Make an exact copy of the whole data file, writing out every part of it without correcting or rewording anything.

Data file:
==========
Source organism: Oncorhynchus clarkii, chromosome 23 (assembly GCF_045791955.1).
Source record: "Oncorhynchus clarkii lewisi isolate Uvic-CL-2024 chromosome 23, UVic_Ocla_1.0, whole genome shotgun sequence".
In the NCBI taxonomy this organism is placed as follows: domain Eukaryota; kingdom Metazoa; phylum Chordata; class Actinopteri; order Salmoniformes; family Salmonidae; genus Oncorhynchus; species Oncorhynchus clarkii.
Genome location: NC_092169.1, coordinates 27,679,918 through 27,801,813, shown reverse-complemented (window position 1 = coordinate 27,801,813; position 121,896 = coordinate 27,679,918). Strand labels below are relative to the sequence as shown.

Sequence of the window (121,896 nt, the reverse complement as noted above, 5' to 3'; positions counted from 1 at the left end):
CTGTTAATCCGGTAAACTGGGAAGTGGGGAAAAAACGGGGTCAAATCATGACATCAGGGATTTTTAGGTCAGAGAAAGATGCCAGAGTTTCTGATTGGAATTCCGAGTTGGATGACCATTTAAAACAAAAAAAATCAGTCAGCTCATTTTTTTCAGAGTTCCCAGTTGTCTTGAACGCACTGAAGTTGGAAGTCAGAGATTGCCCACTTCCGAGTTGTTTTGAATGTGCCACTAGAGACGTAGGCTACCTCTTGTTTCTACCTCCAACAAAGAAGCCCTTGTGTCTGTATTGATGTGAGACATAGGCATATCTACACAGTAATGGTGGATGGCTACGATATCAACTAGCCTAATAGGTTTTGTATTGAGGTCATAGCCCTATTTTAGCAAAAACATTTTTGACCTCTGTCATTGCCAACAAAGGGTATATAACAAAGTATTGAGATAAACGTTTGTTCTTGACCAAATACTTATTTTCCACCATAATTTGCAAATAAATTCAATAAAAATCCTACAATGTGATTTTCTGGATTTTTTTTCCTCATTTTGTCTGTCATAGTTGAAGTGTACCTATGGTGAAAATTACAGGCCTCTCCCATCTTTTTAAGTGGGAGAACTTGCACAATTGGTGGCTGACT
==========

Source organism: Oncorhynchus clarkii, chromosome 23 (assembly GCF_045791955.1).
Source record: "Oncorhynchus clarkii lewisi isolate Uvic-CL-2024 chromosome 23, UVic_Ocla_1.0, whole genome shotgun sequence".
In the NCBI taxonomy this organism is placed as follows: domain Eukaryota; kingdom Metazoa; phylum Chordata; class Actinopteri; order Salmoniformes; family Salmonidae; genus Oncorhynchus; species Oncorhynchus clarkii.
Genome location: NC_092169.1, coordinates 27,679,918 through 27,801,813, shown reverse-complemented (window position 1 = coordinate 27,801,813; position 121,896 = coordinate 27,679,918). Strand labels below are relative to the sequence as shown.

Sequence of the window (121,896 nt, the reverse complement as noted above, 5' to 3'; positions counted from 1 at the left end):
CTGTTAATCCGGTAAACTGGGAAGTGGGGAAAAAACGGGGTCAAATCATGACATCAGGGATTTTTAGGTCAGAGAAAGATGCCAGAGTTTCTGATTGGAATTCCGAGTTGGATGACCATTTAAAACAAAAAAAATCAGTCAGCTCATTTTTTTCAGAGTTCCCAGTTGTCTTGAACGCACTGAAGTTGGAAGTCAGAGATTGCCCACTTCCGAGTTGTTTTGAATGTGCCACTAGAGACGTAGGCTACCTCTTGTTTCTACCTCCAACAAAGAAGCCCTTGTGTCTGTATTGATGTGAGACATAGGCATATCTACACAGTAATGGTGGATGGCTACGATATCAACTAGCCTAATAGGTTTTGTATTGAGGTCATAGCCCTATTTTAGCAAAAACATTTTTGACCTCTGTCATTGCCAACAAAGGGTATATAACAAAGTATTGAGATAAACGTTTGTTCTTGACCAAATACTTATTTTCCACCATAATTTGCAAATAAATTCAATAAAAATCCTACAATGTGATTTTCTGGATTTTTTTTCCTCATTTTGTCTGTCATAGTTGAAGTGTACCTATGGTGAAAATTACAGGCCTCTCCCATCTTTTTAAGTGGGAGAACTTGCACAATTGGTGGCTGACT